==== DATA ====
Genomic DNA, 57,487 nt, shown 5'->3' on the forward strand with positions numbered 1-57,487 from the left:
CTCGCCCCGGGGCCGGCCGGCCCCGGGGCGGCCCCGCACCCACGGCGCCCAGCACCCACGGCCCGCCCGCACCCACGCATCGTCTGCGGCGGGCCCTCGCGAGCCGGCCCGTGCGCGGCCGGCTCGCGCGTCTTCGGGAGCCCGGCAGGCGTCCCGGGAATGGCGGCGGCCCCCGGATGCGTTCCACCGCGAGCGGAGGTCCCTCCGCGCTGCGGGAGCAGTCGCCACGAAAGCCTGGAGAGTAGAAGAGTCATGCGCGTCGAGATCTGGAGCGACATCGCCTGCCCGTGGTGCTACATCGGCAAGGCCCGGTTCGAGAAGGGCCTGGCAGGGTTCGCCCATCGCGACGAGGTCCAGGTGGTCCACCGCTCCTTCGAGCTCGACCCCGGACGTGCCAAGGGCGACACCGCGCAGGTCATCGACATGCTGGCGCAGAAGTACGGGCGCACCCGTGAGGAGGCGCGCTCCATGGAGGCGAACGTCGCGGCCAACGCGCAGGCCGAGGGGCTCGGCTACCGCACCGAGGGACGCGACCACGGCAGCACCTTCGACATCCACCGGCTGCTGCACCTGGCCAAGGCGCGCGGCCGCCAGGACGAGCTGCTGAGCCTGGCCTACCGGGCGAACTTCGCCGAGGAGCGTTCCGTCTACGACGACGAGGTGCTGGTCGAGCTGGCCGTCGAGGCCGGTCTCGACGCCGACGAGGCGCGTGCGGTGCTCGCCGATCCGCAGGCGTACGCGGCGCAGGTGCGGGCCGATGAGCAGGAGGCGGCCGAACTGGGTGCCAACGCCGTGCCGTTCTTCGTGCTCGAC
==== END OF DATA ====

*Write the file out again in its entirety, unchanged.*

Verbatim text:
Genomic DNA, 57,487 nt, shown 5'->3' on the forward strand with positions numbered 1-57,487 from the left:
CTCGCCCCGGGGCCGGCCGGCCCCGGGGCGGCCCCGCACCCACGGCGCCCAGCACCCACGGCCCGCCCGCACCCACGCATCGTCTGCGGCGGGCCCTCGCGAGCCGGCCCGTGCGCGGCCGGCTCGCGCGTCTTCGGGAGCCCGGCAGGCGTCCCGGGAATGGCGGCGGCCCCCGGATGCGTTCCACCGCGAGCGGAGGTCCCTCCGCGCTGCGGGAGCAGTCGCCACGAAAGCCTGGAGAGTAGAAGAGTCATGCGCGTCGAGATCTGGAGCGACATCGCCTGCCCGTGGTGCTACATCGGCAAGGCCCGGTTCGAGAAGGGCCTGGCAGGGTTCGCCCATCGCGACGAGGTCCAGGTGGTCCACCGCTCCTTCGAGCTCGACCCCGGACGTGCCAAGGGCGACACCGCGCAGGTCATCGACATGCTGGCGCAGAAGTACGGGCGCACCCGTGAGGAGGCGCGCTCCATGGAGGCGAACGTCGCGGCCAACGCGCAGGCCGAGGGGCTCGGCTACCGCACCGAGGGACGCGACCACGGCAGCACCTTCGACATCCACCGGCTGCTGCACCTGGCCAAGGCGCGCGGCCGCCAGGACGAGCTGCTGAGCCTGGCCTACCGGGCGAACTTCGCCGAGGAGCGTTCCGTCTACGACGACGAGGTGCTGGTCGAGCTGGCCGTCGAGGCCGGTCTCGACGCCGACGAGGCGCGTGCGGTGCTCGCCGATCCGCAGGCGTACGCGGCGCAGGTGCGGGCCGATGAGCAGGAGGCGGCCGAACTGGGTGCCAACGCCGTGCCGTTCTTCGTGCTCGAC